Their versatility and dependability, combined with their useful interoperability with our home automation system (remote shutdown, displaying network messages originating from Vera, etc etc etc) has been astounding.

Boxee is dead however, and each time I have to go out on the interwebs and find reference materials for obscure commands they seem to be harder and harder to find. I’ve decided to save my notes on these under the cut, more for my ease of reference rather than yours.

I’ll add to it as we go along.

» Read more..

HA – Making your house talk.

I am a big fan of Vera (You’ve probably picked up on this) – one area where it does miss the mark for me is in its notifications.

By default it sends email or semi-SMS notifications. The emails are long and generic, and include more than a bit of Vera branding (I guess thats fair), and the SMS notifications are just as cluttered.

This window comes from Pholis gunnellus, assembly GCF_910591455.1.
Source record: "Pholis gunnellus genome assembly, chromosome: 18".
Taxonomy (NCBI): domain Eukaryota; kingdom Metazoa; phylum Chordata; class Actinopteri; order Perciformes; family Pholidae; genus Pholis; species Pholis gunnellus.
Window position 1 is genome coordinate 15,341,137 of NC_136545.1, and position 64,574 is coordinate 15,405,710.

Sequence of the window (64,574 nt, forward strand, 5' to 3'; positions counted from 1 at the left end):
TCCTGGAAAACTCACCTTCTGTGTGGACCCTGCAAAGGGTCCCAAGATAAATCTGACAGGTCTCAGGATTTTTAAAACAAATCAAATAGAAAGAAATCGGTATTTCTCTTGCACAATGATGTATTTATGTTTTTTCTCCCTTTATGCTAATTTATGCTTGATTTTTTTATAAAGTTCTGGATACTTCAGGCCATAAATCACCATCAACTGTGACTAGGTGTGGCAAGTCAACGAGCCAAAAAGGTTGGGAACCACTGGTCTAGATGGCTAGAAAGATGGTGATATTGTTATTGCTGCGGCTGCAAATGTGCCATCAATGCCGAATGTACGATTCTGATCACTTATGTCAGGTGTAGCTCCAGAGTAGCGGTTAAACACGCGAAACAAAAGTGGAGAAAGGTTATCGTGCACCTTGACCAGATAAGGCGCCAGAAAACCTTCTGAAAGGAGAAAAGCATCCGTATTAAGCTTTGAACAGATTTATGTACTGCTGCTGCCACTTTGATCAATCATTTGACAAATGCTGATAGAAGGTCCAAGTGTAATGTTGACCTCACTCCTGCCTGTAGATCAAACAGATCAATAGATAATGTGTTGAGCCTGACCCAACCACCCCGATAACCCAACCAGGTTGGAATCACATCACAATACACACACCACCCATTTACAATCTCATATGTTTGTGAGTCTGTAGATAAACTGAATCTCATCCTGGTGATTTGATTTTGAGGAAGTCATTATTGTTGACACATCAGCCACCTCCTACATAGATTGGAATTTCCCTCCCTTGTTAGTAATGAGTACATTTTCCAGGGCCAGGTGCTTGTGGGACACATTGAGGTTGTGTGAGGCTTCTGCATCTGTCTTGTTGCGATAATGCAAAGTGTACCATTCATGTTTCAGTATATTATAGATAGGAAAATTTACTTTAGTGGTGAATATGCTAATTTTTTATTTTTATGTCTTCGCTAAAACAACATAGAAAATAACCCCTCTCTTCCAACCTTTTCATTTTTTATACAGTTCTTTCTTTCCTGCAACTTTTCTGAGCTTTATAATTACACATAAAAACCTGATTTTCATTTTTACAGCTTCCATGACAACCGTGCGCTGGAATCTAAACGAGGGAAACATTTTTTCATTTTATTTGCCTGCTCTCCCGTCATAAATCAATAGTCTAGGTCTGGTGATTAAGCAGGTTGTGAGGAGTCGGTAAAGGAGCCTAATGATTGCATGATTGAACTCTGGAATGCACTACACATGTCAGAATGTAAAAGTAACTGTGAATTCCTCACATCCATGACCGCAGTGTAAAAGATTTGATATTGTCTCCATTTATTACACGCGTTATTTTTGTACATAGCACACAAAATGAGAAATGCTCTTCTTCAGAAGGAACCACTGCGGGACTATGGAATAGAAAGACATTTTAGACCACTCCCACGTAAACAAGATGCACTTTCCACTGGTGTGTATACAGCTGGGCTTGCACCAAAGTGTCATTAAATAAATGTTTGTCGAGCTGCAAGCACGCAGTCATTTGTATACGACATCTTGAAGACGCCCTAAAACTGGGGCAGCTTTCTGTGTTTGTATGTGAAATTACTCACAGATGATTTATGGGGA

Email Vera Alert

The solution is in an Vera app available called Vera Alerts. This consists of an app installed on the Vera, and corresponding apps on your smart phone(s). The system allows you to configure your own notifications, specifying the precise wording and attachments.

Email Vera Alert

The smart phone app includes an option of having the received alerts trigger a sound or be read out through a built in TTS function. I simply plugged a jack into an old smartphone and fed the audio into our CCTV channel at home.

Hey presto…. voice notifications.